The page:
The Thai Bhikkhuni Order: From One to One Hundred and More to Come
Although legally not yet recognized in Thailand, a small but determined group of Buddhist nuns who were ordained in Sri Lanka are blowing a strong wind of change across both social and spiritual aspects of the sangha as they struggle to establish a bhikkhuni order in Thailand. Venerable Dhammananda Bhikkhuni, who ordained in Sri Lanka in 2003 and was Thailand’s first fully ordained Theravada nun, observes that 2,500 years ago the Buddha established a fourfold order—monks, nuns, laymen, and laywomen—through which to disseminate his teachings, but “we are now sitting on just three legs.” (Associated Press)
While predominantly a Theravada Buddhist country, Thailand has never officially recognized the monastic ordination of women, which is still banned there. The conservative Supreme Sangha Council, which oversees Theravada Buddhist orders in Thailand, has urged the Thai government to block visits by Sri Lankan monks following what Venerable Dhammananda refers to as a “rebel ordination” of eight bhikkhunis in November last year. By comparison, the Mahayana branch of Buddhism more common in East Asia has historically ordained women.
Despite their somewhat renegade status, bhikkhunis in Thailand are winning the hearts and minds of thousand of lay Buddhists. The nuns of Songdhammakalyani Monastery, which is headed by Venerable Dhammananda, are fully socially engaged. Their activities include visiting prisons to provide Dhamma teachings, helping the poor and deprived, and maintaining ties with nearby communities in the central Thai province of Nakhon Pathom. According to the Associated Press, hundreds of civil servants, businessmen, villagers, and others regularly visit the monastery to hear Dhamma talks delivered by Venerable Nandanyani Bhikkhuni, a former mathematician. The monastery also holds weekend Dhamma camps which include meditation instruction that parents and their children can attend.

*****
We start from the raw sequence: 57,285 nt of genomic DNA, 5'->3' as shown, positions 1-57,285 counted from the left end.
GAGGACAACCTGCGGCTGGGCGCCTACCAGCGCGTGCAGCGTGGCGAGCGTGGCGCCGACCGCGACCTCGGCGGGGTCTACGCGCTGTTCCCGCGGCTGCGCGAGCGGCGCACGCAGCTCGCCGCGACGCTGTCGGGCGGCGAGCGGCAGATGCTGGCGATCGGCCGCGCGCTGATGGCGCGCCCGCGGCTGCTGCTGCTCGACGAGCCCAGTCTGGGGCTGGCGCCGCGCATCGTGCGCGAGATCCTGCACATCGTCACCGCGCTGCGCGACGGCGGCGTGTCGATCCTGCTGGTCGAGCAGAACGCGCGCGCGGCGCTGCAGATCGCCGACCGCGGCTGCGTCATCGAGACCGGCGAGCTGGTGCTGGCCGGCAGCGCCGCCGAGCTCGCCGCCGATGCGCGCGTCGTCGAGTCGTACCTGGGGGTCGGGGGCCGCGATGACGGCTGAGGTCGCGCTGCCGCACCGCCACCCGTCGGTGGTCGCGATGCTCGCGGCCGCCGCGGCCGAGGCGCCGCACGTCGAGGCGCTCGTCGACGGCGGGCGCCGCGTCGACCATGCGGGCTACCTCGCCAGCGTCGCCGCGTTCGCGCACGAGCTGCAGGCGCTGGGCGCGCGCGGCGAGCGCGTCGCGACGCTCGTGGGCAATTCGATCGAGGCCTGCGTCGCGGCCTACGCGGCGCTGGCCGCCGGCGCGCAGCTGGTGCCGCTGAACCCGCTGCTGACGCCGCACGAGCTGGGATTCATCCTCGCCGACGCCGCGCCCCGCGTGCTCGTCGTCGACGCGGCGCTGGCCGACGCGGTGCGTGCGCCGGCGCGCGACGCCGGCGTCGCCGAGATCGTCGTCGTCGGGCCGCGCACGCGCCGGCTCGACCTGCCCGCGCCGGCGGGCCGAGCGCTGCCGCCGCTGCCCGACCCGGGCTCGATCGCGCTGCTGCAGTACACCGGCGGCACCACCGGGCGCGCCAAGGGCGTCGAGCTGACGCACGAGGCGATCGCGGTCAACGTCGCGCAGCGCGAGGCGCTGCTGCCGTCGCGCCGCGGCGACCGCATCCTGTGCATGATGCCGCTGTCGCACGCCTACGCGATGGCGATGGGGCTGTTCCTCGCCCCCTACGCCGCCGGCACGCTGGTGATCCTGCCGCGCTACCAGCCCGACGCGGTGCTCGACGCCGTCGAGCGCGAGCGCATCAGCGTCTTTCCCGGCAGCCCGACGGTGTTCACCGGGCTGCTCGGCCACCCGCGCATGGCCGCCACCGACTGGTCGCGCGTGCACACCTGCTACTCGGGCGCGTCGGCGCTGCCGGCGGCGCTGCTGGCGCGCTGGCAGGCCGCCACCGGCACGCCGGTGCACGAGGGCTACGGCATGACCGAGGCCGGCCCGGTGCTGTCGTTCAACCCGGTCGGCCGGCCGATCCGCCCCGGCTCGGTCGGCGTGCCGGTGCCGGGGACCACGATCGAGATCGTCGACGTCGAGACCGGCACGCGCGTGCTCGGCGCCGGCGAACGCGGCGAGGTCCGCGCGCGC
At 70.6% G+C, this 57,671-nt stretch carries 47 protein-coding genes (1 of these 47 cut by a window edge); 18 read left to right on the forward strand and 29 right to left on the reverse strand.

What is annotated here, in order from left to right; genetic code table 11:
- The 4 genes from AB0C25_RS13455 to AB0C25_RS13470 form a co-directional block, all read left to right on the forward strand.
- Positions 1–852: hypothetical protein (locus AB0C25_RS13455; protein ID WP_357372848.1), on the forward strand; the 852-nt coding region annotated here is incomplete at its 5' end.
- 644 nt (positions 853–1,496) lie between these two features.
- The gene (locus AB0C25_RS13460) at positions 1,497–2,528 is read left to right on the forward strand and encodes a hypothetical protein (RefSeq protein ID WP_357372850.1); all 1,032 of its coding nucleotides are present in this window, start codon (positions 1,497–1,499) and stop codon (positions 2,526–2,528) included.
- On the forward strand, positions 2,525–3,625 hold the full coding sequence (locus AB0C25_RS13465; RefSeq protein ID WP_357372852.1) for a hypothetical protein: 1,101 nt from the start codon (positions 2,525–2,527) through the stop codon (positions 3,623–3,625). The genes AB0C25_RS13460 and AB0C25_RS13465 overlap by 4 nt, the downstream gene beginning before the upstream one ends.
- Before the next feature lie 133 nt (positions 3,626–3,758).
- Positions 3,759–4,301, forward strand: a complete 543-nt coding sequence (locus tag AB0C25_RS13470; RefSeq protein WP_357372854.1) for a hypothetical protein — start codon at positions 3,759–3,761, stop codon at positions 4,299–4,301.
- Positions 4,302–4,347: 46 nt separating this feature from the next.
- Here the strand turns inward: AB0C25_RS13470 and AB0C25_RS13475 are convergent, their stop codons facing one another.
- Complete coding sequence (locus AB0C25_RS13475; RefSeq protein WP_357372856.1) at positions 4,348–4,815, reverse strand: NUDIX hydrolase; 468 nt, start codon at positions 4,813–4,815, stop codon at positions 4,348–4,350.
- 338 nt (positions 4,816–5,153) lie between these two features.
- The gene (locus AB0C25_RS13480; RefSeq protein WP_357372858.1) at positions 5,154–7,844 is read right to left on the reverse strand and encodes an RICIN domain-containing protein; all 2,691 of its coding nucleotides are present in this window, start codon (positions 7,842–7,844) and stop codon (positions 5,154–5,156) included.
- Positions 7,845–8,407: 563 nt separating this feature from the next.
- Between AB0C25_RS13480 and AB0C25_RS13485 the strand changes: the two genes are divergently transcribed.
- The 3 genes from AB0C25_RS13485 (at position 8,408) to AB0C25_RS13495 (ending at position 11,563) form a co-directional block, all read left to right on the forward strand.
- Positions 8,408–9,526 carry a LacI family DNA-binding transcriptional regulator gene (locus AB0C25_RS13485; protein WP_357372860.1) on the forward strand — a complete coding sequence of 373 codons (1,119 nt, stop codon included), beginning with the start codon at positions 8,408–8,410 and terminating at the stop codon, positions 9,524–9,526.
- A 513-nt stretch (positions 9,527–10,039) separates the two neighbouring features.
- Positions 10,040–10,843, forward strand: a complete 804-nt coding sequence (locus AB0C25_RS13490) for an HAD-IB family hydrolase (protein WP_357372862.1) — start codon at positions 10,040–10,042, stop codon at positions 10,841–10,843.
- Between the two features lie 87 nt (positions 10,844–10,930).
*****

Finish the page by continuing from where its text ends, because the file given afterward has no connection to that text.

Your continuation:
Venerable Dhammananda emphasized that women were fully able to prove the value of full monastic life and contribute tangibly to Buddhism through close communication between nuns and laywomen unhindered by the barriers of gender and traditional propriety.
The role of women in Buddhism is even being debated in the national press. In an editorial entitled “Women ban hurts Sangha,” the Bangkok Post said, “The clergy can no longer insist on operating in a closed, feudal system that violates universal norms and values. . . . Instead of trying to crush women’s aspiration to pursue a monastic life, the clergy should concentrate on cleaning up its own house to restore declining public faith.”
Today, there are around 100 bhikkhunis in Thailand—former professors, executives, journalists, doctors, and noodle sellers—living a celibate life governed by 311 precepts, although they and their monasteries are not recognized and do not receive the same state funding and other supports provided to other monasteries and the country’s roughly 200,000 male monastics. Nevertheless, these nuns are determined to have their legal status recognized as they slowly gain acceptance among the country’s lay Buddhists.
“It is our right, our heritage, to lead a fully monastic life. We are on the right side of history,” said Venerable Dhammananda, a former university professor and author, with conviction. “It is a movement now. When I was struggling by myself it was just this crazy woman who wanted to be a monk. Now people don’t feel strange when they see a female monk in the streets. We don’t have problems with people, with society.” Although optimistic about the goal, she expresses reservations over how long it could take to realize: "We must wait. Slowly but surely it will come." (Associated Press)
‘Rebel’ Female Buddhist Monks Challenge Thailand Status Quo (Associated Press)
Women ban hurts Sangha (Bangkok Post)
Thai female monastics continue push for gender equality (Lion’s Roar)
Rebel female Buddhist monks are on the rise to challenge the traditional male authorities in Thailand (Mail Online)